9. I'm wondering if anyone else has had good or bad experiences with Rohde or Nabertherm? I purchased a brand new Rohde (TE110MC+) kiln 18 months ago. On day one it would not go above 50C without konking out! The retailer insisted it was something I was doing wrong but eventually came out (after I called Rohde) and admitted the controller was faulty. He replaced it but I saw his older TC304 controller which was obviously a better quality build so I suspect Rohde has been doing some cost cutting recently at the expense of quality. I've also had issues of varying temperatures in the kiln (at least that is how it looks because the same pieces from the same clay with the same glaze look slightly different depending where they sit during the glaze fire. Very recently the controller threw an 'over heating' error on a 1235C porcelain glaze firing. The retailer insisted it was due to my electricity supply and Rohde customer service has just been running me round in circles sometimes saying it is the controller, sometimes insisting I contact the retailer and sometimes just avoiding my calls and ignoring my emails (even though the confirm receiving them!). I think the retailer wants me off his back so he has offered to buy back the kiln but refuses to replace it. He's also started saying things like "this type of kiln is not very good at firing over 1,100C". At the same time I know an increasing number of people locally who are singing the praises of Nabertherm. Does anyone else have any experiences, good or bad, with these two brands? Thanks. BTW - I know there are other brands out there but I am based in Poland and Nabertherm or Rohde are the easiest makes to get hold of.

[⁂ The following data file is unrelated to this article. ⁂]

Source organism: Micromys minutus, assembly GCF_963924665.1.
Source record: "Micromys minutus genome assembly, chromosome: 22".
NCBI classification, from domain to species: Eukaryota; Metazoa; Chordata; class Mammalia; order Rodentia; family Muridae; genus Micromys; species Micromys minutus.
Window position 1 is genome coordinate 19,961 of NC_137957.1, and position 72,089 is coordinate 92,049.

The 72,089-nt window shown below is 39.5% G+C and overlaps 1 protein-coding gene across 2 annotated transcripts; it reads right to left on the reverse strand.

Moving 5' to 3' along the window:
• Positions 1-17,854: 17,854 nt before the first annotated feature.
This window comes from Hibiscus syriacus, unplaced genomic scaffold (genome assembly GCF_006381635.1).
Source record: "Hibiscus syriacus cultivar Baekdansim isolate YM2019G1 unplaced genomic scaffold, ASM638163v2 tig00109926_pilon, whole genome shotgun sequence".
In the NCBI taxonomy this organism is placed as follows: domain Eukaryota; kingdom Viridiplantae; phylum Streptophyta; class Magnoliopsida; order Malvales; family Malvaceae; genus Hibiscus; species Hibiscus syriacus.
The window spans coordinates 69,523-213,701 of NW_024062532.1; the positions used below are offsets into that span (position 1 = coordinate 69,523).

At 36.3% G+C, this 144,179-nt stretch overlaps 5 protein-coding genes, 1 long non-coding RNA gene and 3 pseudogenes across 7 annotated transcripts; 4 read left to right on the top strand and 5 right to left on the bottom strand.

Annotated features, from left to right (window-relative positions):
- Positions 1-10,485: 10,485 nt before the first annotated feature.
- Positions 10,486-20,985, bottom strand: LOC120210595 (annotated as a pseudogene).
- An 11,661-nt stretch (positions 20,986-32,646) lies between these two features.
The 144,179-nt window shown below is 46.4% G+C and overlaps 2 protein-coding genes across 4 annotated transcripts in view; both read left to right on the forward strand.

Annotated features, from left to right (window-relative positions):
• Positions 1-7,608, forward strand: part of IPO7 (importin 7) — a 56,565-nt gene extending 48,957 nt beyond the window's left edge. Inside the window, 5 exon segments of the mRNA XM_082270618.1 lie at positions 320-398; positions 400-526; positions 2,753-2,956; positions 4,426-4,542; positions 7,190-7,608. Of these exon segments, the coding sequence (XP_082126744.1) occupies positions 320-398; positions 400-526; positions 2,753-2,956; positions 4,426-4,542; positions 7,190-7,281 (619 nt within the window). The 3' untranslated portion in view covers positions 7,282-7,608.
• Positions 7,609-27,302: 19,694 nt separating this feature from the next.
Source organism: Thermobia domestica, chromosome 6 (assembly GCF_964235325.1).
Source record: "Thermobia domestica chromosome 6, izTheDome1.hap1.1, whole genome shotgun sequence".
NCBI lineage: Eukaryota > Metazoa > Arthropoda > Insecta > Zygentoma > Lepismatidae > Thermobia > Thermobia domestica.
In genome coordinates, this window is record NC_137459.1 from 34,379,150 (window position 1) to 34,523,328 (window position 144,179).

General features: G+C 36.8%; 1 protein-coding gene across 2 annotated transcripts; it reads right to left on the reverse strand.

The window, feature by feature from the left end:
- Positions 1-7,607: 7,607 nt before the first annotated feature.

10. I'm going to put one or two of my pieces into mass production. Incidently this was very useful: http://ceramicartsdaily.org/pottery-making-techniques/making-ceramic-molds/going-industrial-one-potter-shares-his-experience-with-the-mass-production-of-his-pottery/ But obviously in talking to the manufacturers they all want to see an image and specs of the product. To make sure the factory does not say 'no' and then produce my design themselves I need to write up some sort of nondisclosure agreement and I was wondering if anyone here had ever done this? Thanks
  11. Thank you all for replying. The vinegar solution seems popular but how much vinegar to clay? I'm assuming this is clear vinegar - is that right? The pieces I'm mainly having an issue with are made like this: - the clay is rolled out and then cut into shapes - the shapes are then joined together to make a bowl Because the shapes are fairly random the joins can be at very different angles. Sometimes I do think I push one join that is already connected when I am joining another piece and this stress may be causing the issue. If anyone can post their "vinegar recipe" I'll give it a try!
  12. Thanks all. When fully loaded on a bisque fire it took 18 hours to go from 960 degrees to 100 degrees C and so that seems more normal. The floating lid still gets me though!
  13. I know the correct answer is "let the piece dry slowly" ( ) which I do but once in a blue moon I get a hairline crack. I've seen plenty of discussions here and on the web about what to do after bisque firing but none on what to do before bisque firing. Is it really just a case of pushing some wet slip into the crack with a fine brush? I'm just concerned that will make the surrounding clay wet and it will then crack leading me into a never ending circle of crack repairing. Any top tips? Thanks.